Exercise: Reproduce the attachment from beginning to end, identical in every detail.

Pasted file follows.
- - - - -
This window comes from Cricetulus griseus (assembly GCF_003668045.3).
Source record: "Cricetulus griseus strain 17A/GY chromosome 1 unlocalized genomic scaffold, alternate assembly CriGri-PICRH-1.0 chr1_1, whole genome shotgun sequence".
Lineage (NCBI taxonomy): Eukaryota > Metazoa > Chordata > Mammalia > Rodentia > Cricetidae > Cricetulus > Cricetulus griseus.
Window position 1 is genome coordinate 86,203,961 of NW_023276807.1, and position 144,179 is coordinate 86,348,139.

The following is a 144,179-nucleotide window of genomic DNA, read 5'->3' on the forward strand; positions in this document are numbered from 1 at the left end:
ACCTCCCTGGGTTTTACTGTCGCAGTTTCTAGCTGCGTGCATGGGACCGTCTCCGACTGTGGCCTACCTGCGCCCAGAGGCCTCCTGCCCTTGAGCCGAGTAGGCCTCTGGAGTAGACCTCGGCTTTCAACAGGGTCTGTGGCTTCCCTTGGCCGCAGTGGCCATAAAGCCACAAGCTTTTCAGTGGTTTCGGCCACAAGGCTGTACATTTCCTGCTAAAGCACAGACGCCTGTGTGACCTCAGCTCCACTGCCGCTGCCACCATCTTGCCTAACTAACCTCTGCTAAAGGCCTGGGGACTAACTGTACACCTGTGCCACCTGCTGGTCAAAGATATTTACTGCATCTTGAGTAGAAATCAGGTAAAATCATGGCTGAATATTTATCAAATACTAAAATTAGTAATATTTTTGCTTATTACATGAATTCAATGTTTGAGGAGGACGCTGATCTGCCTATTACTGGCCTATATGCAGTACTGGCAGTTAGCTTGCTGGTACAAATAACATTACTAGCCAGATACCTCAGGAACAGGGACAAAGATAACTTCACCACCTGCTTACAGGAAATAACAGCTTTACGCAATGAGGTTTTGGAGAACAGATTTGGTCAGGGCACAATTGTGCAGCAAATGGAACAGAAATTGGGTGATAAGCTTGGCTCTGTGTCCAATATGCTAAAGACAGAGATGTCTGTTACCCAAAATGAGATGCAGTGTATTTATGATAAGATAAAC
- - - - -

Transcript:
This window comes from Cricetulus griseus (assembly GCF_003668045.3).
Source record: "Cricetulus griseus strain 17A/GY chromosome 1 unlocalized genomic scaffold, alternate assembly CriGri-PICRH-1.0 chr1_1, whole genome shotgun sequence".
Lineage (NCBI taxonomy): Eukaryota > Metazoa > Chordata > Mammalia > Rodentia > Cricetidae > Cricetulus > Cricetulus griseus.
Window position 1 is genome coordinate 86,203,961 of NW_023276807.1, and position 144,179 is coordinate 86,348,139.

The following is a 144,179-nucleotide window of genomic DNA, read 5'->3' on the forward strand; positions in this document are numbered from 1 at the left end:
ACCTCCCTGGGTTTTACTGTCGCAGTTTCTAGCTGCGTGCATGGGACCGTCTCCGACTGTGGCCTACCTGCGCCCAGAGGCCTCCTGCCCTTGAGCCGAGTAGGCCTCTGGAGTAGACCTCGGCTTTCAACAGGGTCTGTGGCTTCCCTTGGCCGCAGTGGCCATAAAGCCACAAGCTTTTCAGTGGTTTCGGCCACAAGGCTGTACATTTCCTGCTAAAGCACAGACGCCTGTGTGACCTCAGCTCCACTGCCGCTGCCACCATCTTGCCTAACTAACCTCTGCTAAAGGCCTGGGGACTAACTGTACACCTGTGCCACCTGCTGGTCAAAGATATTTACTGCATCTTGAGTAGAAATCAGGTAAAATCATGGCTGAATATTTATCAAATACTAAAATTAGTAATATTTTTGCTTATTACATGAATTCAATGTTTGAGGAGGACGCTGATCTGCCTATTACTGGCCTATATGCAGTACTGGCAGTTAGCTTGCTGGTACAAATAACATTACTAGCCAGATACCTCAGGAACAGGGACAAAGATAACTTCACCACCTGCTTACAGGAAATAACAGCTTTACGCAATGAGGTTTTGGAGAACAGATTTGGTCAGGGCACAATTGTGCAGCAAATGGAACAGAAATTGGGTGATAAGCTTGGCTCTGTGTCCAATATGCTAAAGACAGAGATGTCTGTTACCCAAAATGAGATGCAGTGTATTTATGATAAGATAAAC